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Karen's page.

It's practically summer in Baltimore, and it's still snowing outside. Weird. But what's weirder is that I'm watching this storm from Evan Taubenfeld's bedroom window. I'm not used to seeing snow in late April. I'm even less used to seeing Avril Lavigne's smoking-hot guitarist fold his laundry while telling me about the band's recently completed European tour. But let me back this story up a sec.

The strangest part of my job has to be interviewing celebrities. Some editors think of it as the best part of the job. So much so that I can barely open any other teen magazine without seeing a picture of an editor plastered next to a celeb-of-the-moment, like they are new best friends. Oh, please. This isn't to say I don't like interviewing cool people who make cool movies or music or TV shows. I just don't dig the whole celebrities-as-zoo-animals thing. More often than not, the celebs' "people" go to great lengths to be sure I present you with just the right "image"--one that will help them sell more tickets, CDs or whatever. Over the years, I've been asked to tell readers a certain boy band member was "single" even though he was, oh, married with a baby. Been told flat out, "She writes her own lyrics," when everyone knows Miss Thing had huge amounts of help from way more talented people. And, recently, a publicist made sure I knew an actress with a new movie and hit TV series "is only 18" when I have a pho to from a yearbook showing she was 12...10 years ago. Not exactly what you'd call big national security secrets, but what can I say? I'm not big on bending the truth just to push the "image."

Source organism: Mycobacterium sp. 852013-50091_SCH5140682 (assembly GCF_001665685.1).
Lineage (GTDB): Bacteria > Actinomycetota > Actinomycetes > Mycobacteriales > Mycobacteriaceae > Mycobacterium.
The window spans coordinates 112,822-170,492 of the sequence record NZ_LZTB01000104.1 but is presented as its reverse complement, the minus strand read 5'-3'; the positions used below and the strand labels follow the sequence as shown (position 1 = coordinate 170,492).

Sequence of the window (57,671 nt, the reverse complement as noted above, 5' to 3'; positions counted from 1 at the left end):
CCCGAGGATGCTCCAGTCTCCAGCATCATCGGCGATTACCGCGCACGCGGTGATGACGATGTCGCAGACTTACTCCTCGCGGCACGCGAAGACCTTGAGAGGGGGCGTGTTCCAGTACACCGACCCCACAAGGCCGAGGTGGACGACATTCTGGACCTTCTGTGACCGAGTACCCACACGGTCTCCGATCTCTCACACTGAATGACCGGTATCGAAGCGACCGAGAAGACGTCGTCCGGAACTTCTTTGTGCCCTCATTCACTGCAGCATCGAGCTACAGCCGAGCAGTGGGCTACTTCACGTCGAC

So back to Evan. Through a coincidental series of friends of friends, I got a chance to interview Evan at home, in his bedroom, with no celebrity "people" anywhere in sight. No one to bark, "You don't have to answer that!" when I asked him about his relationship with Avril or his possibly forming a new band. No one to keep his mom from blabbing about his love for ranch dressing on salmon (OK, so that's not a big secret either, but it is awfully cute if you ask me). And no one to keep me from glancing through the family photos that are everywhere in his living room, showing him as a nice, preppy guy who hangs out with his friends and his family (yes, a hard-rocking guitarist with a blue blazer and a sweet side!).

Evan treated me like any other guest in his house. Introduced me to his family, pointed out all the cool stuff he has that means a lot to him (like the computer he surprised his mom with this past Hanukkah) and generally acted like a normal person, answering all the questions I threw his way. It's times like these that I love interviewing celebrities. Those moments when you can actually see what makes them worthy of fame. Not worthy in an "I deserve a private jet and you don't" way but in an "I am really talented and lucky and happy to be living out my wildest dreams" way.

Fame can be a tricky pony. The cool thing about working at GL is that we often know certain celebs before they become huge, before the "people" and "image" take over. Britney Spears once waited on hold 10 minutes to talk to us in hopes of being in the magazine. Before * Nsync's first local show, J.C. Chavez made it a point to chase me down a hall to ask if I needed any more quotes for my story--he felt the other guys hadn't talked enough. And, perhaps my favorite memory, I literally watched the Backstreet Boys walk on a New York stage as unknowns and walk off as huge stars. I'll never forget the looks on their faces. They were genuinely bewildered that all the screaming was for them--even they couldn't believe they were really about to be as famous in the Big Apple as they were in Belgium.

I wish every celebrity interview could be like the one with Evan--a chance to write about a celeb as he truly is, folding laundry in the place that obviously means the most to him. And I'm not just saying that because Evan is currently changing his shirt. I swear.
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Title Annotation:interviewing celebrities
Publication:Girls' Life
Article Type:Editorial
Geographic Code:1USA
Date:Jun 1, 2003
Words:738
Previous Article:And how was your day? Step it up!
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